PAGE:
Number exercising

≥ 2/week













Total 44,719 118,198  


  1. In your own words, and in no more than a couple of sentences or bullets, provide a summary of the prevalence pattern you see here; in other words, what is the overall prevalence and does it seem to differ for women and men? Don’t worry for now about the interpretation or implications of the patterns you see (i.e. whether there is some causal association between gender and muscle strengthening exercise).


Section 2. Relative risk

Using the methods illustrated in the narrated slides, in class, and in your text, calculate the relative risk below using the prevalence estimates you calculated above (show the fractions you create as well as the relative risk). The prevalence estimates from the table above are your best estimates of absolute risk for each gender category; in this instance, it is the absolute risk of engaging in strengthening exercises at least twice per week. (“Risk” is used here in the epidemiologic sense rather than common usage—“risk” does not necessarily refer only to unpleasant outcomes, but for any outcome; in this case we are dealing with the “risk” of a health-promoting activity.)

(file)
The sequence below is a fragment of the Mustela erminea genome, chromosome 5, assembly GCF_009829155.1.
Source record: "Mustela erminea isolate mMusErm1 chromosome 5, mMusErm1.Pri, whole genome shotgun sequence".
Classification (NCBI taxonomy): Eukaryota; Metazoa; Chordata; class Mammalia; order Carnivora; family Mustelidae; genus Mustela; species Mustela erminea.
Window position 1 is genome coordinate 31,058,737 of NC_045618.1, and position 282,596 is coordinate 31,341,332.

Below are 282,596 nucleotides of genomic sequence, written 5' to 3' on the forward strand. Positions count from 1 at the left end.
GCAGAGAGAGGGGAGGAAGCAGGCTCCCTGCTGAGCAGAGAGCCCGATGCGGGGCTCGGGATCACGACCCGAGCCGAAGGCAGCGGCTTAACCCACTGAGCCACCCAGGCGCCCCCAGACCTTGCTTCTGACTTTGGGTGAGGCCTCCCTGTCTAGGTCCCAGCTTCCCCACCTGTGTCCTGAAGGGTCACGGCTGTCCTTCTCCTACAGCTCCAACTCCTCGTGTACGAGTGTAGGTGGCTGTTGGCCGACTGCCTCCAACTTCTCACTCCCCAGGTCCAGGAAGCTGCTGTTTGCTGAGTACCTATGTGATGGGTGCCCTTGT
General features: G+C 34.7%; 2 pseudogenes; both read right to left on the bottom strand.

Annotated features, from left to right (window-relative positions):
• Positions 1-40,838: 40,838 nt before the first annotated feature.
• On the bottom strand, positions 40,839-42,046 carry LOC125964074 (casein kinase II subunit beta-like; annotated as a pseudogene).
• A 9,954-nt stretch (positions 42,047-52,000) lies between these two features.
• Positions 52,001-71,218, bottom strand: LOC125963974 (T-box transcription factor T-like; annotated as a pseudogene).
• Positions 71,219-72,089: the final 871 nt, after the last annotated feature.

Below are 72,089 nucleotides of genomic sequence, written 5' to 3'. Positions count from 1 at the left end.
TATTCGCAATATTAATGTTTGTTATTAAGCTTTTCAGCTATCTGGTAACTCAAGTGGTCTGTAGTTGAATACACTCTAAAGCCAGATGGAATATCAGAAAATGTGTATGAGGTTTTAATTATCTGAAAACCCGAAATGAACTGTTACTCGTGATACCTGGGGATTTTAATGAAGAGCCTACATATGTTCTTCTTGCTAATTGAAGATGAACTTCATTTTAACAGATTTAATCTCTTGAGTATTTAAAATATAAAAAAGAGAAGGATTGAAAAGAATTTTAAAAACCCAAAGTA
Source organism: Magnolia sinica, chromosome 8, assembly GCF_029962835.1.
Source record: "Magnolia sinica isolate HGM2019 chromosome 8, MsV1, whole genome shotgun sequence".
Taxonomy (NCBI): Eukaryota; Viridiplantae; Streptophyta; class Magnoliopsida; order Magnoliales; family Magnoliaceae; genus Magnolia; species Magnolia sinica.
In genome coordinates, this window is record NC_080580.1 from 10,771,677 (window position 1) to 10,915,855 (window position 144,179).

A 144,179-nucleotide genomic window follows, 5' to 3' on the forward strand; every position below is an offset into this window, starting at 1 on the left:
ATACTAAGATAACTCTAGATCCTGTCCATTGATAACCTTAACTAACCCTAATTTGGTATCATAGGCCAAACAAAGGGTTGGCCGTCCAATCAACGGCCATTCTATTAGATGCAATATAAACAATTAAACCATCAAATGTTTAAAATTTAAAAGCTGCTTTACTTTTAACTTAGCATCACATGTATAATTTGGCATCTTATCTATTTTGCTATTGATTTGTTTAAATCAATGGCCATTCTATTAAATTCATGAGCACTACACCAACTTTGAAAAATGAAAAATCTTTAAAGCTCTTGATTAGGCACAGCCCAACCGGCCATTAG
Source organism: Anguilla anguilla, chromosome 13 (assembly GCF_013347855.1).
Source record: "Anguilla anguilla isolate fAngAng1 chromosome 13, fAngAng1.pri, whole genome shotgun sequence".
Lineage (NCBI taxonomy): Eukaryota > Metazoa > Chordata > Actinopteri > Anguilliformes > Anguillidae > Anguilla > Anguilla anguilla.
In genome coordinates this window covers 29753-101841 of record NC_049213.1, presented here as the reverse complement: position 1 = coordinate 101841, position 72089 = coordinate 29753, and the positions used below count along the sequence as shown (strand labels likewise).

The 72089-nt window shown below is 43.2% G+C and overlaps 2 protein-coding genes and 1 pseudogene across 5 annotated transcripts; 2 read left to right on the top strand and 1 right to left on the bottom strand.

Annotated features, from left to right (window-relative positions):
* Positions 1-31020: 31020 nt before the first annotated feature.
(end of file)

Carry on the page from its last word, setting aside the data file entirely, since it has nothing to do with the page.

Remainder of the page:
1. Using the prevalence of ≥ 2/week strengthening exercise in women as the “non-exposed” group (i.e. the denominator), calculate the relative risk of ≥ 2/week strengthening exercise for men. So, for the table below, you will calculate one relative risk.  In the center column, provide the fraction you use to calculate relative risk (i.e. the two numbers you use to calculate RR).  In the right column, provide the relative risk that comes from that fraction.
Measure Fraction Relative risk
RR for men    


  1. Using your own words, how do you quantitatively interpret the results? That is, how would you translate the relative risk for someone who didn’t know the term “relative risk”? You must interpret the actual relative risk you found (i.e. as a number), not just comment about how to interpret relative risks generally.